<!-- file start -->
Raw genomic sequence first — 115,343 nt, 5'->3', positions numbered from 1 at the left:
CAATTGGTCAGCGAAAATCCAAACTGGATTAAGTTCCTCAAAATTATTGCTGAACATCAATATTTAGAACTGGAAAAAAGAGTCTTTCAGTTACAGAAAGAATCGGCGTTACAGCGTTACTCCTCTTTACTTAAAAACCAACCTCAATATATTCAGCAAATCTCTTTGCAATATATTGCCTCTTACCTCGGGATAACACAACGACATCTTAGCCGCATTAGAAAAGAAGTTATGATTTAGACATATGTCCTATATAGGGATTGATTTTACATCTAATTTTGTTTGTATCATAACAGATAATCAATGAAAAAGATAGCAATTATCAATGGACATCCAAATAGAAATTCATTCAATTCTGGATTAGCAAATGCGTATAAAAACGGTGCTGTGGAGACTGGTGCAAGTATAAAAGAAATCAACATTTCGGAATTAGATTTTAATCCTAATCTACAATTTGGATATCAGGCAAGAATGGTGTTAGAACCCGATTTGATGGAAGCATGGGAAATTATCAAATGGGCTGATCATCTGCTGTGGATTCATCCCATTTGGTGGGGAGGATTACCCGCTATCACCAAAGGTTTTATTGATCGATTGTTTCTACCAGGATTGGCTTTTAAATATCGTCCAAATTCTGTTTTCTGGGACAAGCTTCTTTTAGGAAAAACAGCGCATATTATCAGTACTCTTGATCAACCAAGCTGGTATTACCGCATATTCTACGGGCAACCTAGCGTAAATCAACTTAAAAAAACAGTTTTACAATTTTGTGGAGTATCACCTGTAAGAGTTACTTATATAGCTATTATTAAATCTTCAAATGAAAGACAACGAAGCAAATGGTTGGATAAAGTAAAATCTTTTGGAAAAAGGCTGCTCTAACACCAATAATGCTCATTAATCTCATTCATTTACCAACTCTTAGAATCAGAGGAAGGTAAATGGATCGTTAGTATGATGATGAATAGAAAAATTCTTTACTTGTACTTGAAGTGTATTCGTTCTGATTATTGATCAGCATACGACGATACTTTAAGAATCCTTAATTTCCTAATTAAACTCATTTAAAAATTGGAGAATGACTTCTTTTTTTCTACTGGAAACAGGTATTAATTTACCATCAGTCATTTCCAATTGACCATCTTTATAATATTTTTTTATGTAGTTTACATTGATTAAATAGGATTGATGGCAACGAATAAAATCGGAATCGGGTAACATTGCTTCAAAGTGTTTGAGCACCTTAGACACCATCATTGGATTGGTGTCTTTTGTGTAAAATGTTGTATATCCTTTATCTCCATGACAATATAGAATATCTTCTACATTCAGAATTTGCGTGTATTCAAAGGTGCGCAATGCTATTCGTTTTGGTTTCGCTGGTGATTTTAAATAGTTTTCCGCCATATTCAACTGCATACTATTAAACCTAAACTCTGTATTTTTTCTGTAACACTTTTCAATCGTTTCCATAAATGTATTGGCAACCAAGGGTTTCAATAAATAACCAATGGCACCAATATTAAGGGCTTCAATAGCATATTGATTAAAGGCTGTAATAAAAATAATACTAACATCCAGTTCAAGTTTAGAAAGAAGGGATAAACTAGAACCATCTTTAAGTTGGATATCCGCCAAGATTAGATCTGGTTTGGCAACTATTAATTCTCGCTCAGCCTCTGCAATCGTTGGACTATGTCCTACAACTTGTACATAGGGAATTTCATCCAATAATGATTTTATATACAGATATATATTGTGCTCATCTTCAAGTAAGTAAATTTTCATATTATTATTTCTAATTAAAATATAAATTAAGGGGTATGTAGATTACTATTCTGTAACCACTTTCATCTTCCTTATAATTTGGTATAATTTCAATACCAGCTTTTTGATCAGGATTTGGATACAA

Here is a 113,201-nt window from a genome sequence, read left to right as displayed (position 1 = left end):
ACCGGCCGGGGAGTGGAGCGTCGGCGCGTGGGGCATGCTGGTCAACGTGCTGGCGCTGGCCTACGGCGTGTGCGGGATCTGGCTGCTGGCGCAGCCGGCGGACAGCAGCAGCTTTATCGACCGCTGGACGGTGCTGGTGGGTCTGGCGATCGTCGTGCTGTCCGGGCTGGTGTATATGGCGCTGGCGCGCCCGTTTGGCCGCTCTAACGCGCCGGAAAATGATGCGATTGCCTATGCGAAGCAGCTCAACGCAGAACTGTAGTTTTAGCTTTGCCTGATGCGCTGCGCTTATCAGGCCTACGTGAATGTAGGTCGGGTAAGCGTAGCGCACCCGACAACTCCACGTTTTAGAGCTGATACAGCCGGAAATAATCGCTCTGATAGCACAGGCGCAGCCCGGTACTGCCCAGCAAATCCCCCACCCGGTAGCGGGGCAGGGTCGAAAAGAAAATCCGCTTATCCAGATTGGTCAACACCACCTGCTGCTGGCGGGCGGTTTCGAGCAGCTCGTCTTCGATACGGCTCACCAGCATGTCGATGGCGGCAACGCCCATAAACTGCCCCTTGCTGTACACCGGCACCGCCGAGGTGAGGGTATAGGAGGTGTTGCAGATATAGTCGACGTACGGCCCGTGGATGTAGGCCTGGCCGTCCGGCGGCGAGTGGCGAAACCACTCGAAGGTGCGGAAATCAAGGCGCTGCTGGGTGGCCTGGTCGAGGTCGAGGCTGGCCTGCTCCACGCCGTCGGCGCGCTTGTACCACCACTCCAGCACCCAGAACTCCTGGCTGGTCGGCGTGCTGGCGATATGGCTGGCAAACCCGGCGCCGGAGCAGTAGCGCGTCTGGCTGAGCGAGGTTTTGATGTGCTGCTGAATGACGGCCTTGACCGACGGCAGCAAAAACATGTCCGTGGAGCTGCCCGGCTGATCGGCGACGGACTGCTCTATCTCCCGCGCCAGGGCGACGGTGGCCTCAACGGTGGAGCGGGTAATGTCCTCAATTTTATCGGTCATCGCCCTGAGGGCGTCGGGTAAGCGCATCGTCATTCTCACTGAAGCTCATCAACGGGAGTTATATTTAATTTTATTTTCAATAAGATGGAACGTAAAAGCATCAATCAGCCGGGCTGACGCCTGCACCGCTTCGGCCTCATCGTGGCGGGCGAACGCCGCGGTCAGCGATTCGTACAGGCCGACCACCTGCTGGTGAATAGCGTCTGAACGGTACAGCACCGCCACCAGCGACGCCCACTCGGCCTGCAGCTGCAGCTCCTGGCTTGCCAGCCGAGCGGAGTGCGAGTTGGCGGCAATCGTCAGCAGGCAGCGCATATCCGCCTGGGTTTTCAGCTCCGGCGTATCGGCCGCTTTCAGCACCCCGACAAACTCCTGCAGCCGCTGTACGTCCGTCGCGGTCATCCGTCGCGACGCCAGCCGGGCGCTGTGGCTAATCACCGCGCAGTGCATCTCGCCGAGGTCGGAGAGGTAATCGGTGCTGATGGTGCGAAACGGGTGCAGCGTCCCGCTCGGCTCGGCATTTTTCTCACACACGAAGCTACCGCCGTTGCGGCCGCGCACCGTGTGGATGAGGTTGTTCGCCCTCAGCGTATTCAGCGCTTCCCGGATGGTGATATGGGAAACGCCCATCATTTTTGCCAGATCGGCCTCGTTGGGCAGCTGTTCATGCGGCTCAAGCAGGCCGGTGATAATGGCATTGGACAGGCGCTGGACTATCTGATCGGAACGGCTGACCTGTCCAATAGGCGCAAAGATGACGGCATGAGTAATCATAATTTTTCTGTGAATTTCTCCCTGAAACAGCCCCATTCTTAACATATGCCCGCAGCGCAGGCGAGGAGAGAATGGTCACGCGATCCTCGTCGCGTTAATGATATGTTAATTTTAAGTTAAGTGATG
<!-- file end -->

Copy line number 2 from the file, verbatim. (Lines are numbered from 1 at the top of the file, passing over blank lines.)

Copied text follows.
CAATTGGTCAGCGAAAATCCAAACTGGATTAAGTTCCTCAAAATTATTGCTGAACATCAATATTTAGAACTGGAAAAAAGAGTCTTTCAGTTACAGAAAGAATCGGCGTTACAGCGTTACTCCTCTTTACTTAAAAACCAACCTCAATATATTCAGCAAATCTCTTTGCAATATATTGCCTCTTACCTCGGGATAACACAACGACATCTTAGCCGCATTAGAAAAGAAGTTATGATTTAGACATATGTCCTATATAGGGATTGATTTTACATCTAATTTTGTTTGTATCATAACAGATAATCAATGAAAAAGATAGCAATTATCAATGGACATCCAAATAGAAATTCATTCAATTCTGGATTAGCAAATGCGTATAAAAACGGTGCTGTGGAGACTGGTGCAAGTATAAAAGAAATCAACATTTCGGAATTAGATTTTAATCCTAATCTACAATTTGGATATCAGGCAAGAATGGTGTTAGAACCCGATTTGATGGAAGCATGGGAAATTATCAAATGGGCTGATCATCTGCTGTGGATTCATCCCATTTGGTGGGGAGGATTACCCGCTATCACCAAAGGTTTTATTGATCGATTGTTTCTACCAGGATTGGCTTTTAAATATCGTCCAAATTCTGTTTTCTGGGACAAGCTTCTTTTAGGAAAAACAGCGCATATTATCAGTACTCTTGATCAACCAAGCTGGTATTACCGCATATTCTACGGGCAACCTAGCGTAAATCAACTTAAAAAAACAGTTTTACAATTTTGTGGAGTATCACCTGTAAGAGTTACTTATATAGCTATTATTAAATCTTCAAATGAAAGACAACGAAGCAAATGGTTGGATAAAGTAAAATCTTTTGGAAAAAGGCTGCTCTAACACCAATAATGCTCATTAATCTCATTCATTTACCAACTCTTAGAATCAGAGGAAGGTAAATGGATCGTTAGTATGATGATGAATAGAAAAATTCTTTACTTGTACTTGAAGTGTATTCGTTCTGATTATTGATCAGCATACGACGATACTTTAAGAATCCTTAATTTCCTAATTAAACTCATTTAAAAATTGGAGAATGACTTCTTTTTTTCTACTGGAAACAGGTATTAATTTACCATCAGTCATTTCCAATTGACCATCTTTATAATATTTTTTTATGTAGTTTACATTGATTAAATAGGATTGATGGCAACGAATAAAATCGGAATCGGGTAACATTGCTTCAAAGTGTTTGAGCACCTTAGACACCATCATTGGATTGGTGTCTTTTGTGTAAAATGTTGTATATCCTTTATCTCCATGACAATATAGAATATCTTCTACATTCAGAATTTGCGTGTATTCAAAGGTGCGCAATGCTATTCGTTTTGGTTTCGCTGGTGATTTTAAATAGTTTTCCGCCATATTCAACTGCATACTATTAAACCTAAACTCTGTATTTTTTCTGTAACACTTTTCAATCGTTTCCATAAATGTATTGGCAACCAAGGGTTTCAATAAATAACCAATGGCACCAATATTAAGGGCTTCAATAGCATATTGATTAAAGGCTGTAATAAAAATAATACTAACATCCAGTTCAAGTTTAGAAAGAAGGGATAAACTAGAACCATCTTTAAGTTGGATATCCGCCAAGATTAGATCTGGTTTGGCAACTATTAATTCTCGCTCAGCCTCTGCAATCGTTGGACTATGTCCTACAACTTGTACATAGGGAATTTCATCCAATAATGATTTTATATACAGATATATATTGTGCTCATCTTCAAGTAAGTAAATTTTCATATTATTATTTCTAATTAAAATATAAATTAAGGGGTATGTAGATTACTATTCTGTAACCACTTTCATCTTCCTTATAATTTGGTATAATTTCAATACCAGCTTTTTGATCAGGATTTGGATACAA